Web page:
The countries with the two highest market shares, Netherlands and Norway, have implemented a range of measures favouring consumers that opt for EVs. In the Netherlands, EVs receive a significant reduction on registration and circulation taxes, which is cars producing less than 88 g/km CO2 being exempt from road tax, as well as privileged access to some sections of the transport network, that other vehicles have restricted access to. Norway provides strong incentives in the form of registration, tax reductions and, for BEVs, the exemption from value-added tax (VAT), waivers on road tolls and ferries, and access to bus lanes. Below is a summary of policy mechanisms to support EV uptake, in selected countries in 2015.
In Australia, the Greens have proposed a range of policies to increase the take-up of EVs, including five-years free registration, more public charging infrastructure, incentives for big fleets to buy EVs, and part-funding of a domestic EV industry[viii]. The Greens expect these policies would get 31,000 more EVs on the road by 2021, and 330 more charging stations[ix].
The Greens polices, however, might be difficult to implement. If these policies were to be implemented, the free registration plan, which would also cover compulsory third-party insurance, would require an agreement from state governments that administer car registration schemes. A potential way round this would be to offer a federal rebate on state costs, which would incur administrative overheads. The Greens policy would also require significant investment in charging stations in places such as carparks, which they say is pivotal to boosting sales. These polices would be costly. Further investment would be required to ensure a large portion of government fleet vehicle were electric. The policy would not apply to hybrid vehicles.
Technological developments and economies of scale are critical to move towards cost parity with conventional internal combustion engines (ICEs). Recent car manufacturer announcements suggest EV ranges will soon be exceeding 300 kilometres (km), an encouraging sign for the future. Figure 3 shows that battery costs have been cut by a factor of four since 2008.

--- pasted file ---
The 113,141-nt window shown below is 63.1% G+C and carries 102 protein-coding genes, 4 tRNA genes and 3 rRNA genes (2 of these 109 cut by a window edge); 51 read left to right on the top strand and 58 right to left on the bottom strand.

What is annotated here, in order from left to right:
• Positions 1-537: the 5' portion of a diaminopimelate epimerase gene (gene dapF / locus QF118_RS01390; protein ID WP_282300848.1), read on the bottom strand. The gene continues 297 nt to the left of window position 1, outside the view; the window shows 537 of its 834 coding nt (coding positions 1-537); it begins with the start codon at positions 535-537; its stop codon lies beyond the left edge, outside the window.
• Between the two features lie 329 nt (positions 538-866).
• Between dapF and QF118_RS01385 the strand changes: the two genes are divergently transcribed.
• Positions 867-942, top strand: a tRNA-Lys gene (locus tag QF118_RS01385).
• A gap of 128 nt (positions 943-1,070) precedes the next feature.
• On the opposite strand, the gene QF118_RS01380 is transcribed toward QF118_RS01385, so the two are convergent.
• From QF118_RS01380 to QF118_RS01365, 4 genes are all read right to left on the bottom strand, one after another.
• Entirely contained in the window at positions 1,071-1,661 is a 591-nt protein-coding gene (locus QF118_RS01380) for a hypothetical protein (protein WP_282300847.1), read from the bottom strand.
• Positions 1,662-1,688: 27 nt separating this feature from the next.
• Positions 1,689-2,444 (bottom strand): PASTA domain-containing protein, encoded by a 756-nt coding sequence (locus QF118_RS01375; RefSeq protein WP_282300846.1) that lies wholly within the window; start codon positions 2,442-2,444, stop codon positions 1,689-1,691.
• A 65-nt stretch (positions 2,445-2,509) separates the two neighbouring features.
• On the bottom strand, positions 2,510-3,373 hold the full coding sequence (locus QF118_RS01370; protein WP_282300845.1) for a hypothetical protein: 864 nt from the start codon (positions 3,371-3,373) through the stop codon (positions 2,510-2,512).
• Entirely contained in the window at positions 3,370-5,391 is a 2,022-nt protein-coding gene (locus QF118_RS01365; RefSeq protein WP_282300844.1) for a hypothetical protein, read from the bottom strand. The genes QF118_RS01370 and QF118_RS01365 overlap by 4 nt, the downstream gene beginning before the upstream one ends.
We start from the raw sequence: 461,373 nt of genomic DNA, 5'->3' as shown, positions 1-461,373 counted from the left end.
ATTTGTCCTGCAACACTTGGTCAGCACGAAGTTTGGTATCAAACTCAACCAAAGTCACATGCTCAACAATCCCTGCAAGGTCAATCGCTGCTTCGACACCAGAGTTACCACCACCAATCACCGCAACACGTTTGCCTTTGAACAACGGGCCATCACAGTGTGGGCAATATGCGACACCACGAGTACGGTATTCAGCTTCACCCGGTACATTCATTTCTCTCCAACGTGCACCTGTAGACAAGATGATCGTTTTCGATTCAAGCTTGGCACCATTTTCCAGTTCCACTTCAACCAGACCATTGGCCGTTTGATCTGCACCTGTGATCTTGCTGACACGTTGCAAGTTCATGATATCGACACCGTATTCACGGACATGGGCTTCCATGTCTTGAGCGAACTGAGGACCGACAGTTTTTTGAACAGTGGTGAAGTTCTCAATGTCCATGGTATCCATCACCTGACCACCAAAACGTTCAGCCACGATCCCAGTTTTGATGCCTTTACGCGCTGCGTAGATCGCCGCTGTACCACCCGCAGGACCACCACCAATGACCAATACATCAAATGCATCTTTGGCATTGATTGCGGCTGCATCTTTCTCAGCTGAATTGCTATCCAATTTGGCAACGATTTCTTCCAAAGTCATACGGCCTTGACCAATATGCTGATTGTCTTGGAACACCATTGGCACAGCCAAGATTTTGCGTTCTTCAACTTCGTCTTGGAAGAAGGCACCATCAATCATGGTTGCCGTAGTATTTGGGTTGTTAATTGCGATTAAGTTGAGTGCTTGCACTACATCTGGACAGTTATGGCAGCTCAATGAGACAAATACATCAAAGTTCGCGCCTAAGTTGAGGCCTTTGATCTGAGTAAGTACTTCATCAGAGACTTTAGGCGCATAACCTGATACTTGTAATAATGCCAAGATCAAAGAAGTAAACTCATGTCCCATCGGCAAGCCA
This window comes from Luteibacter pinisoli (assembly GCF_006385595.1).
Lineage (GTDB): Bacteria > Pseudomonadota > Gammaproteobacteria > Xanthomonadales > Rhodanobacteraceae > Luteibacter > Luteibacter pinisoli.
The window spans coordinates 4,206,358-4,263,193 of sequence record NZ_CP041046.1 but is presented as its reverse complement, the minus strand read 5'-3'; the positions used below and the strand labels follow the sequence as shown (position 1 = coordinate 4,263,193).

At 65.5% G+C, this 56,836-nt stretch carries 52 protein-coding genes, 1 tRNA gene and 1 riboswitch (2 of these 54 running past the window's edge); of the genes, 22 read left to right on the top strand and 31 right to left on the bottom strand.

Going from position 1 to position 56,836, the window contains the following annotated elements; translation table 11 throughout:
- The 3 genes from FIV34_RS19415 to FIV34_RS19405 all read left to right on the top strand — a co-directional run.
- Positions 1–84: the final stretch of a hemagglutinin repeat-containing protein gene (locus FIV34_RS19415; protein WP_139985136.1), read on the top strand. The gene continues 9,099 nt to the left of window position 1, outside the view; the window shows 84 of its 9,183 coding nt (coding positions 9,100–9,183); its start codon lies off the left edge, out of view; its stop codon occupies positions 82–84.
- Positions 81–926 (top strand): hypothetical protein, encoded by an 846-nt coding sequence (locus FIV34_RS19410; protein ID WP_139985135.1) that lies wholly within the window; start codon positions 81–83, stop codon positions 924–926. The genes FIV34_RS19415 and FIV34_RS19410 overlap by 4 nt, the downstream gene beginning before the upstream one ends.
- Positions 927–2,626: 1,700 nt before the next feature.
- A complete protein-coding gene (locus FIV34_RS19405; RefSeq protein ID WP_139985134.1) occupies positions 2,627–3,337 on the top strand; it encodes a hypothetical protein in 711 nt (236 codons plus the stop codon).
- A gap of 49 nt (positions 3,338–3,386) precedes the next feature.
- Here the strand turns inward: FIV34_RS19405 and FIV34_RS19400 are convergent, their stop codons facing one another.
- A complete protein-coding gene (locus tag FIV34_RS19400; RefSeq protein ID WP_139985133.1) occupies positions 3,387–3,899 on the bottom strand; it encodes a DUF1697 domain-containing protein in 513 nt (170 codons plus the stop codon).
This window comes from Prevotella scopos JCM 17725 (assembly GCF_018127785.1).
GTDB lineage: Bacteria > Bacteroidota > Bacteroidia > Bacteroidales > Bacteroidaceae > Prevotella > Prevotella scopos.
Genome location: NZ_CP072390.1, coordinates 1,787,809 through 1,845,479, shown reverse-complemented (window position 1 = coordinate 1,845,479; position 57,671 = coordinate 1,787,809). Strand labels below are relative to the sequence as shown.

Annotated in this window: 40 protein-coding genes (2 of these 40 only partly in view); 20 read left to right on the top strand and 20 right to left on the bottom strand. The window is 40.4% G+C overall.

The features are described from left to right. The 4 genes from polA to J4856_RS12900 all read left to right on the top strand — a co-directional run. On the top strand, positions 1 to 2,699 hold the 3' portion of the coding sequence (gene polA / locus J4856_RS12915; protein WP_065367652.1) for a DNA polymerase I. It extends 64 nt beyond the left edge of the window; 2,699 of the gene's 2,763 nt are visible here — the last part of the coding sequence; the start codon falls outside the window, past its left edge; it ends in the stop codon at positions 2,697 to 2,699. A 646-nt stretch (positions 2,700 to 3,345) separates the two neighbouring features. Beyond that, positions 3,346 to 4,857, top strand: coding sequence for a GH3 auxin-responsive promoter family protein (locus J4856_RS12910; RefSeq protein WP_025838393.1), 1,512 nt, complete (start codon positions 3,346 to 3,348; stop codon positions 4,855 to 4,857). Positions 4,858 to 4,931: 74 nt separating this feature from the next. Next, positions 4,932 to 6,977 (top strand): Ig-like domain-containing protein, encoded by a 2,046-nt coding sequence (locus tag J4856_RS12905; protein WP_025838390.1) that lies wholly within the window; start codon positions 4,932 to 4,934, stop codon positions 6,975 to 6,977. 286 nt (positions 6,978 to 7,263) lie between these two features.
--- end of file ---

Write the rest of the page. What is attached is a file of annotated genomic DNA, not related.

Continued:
Figure 3: Evolution of battery energy density and cost[x]
[i] Electric cars include battery electric, plug-in hybrid electric, and fuel cell electric vehicles (BEVs, PHEVs, and FCEVs). The scope of this report, however, is limited to BEVs and PHEVs. References to electric cars and electric vehicles used in this report shall be interpreted as references regarding exclusively these two categories.
[ii] International Energy Agency, 2016, “Global EV Outlook 2016: Beyond one million cars”
[iii] Source: International Energy Agency, 2016, “Global EV Outlook 2016: Beyond one million cars
[iv] Source: International Energy Agency, 2016, “Global EV Outlook 2016: Beyond one million cars
[vi] Figures do not include Tesla
[vii] Source: International Energy Agency, 2016, “Global EV Outlook 2016: Beyond one million cars
[viii] The Greens, 2016, “Greens announce plan to encourage electric vehicle uptake”, << http://greens.org.au/news/vic/greens-announce-plan-encourage-electric-vehicle-uptake >>
[x] Source: International Energy Agency, 2016, “Global EV Outlook 2016: Beyond one million cars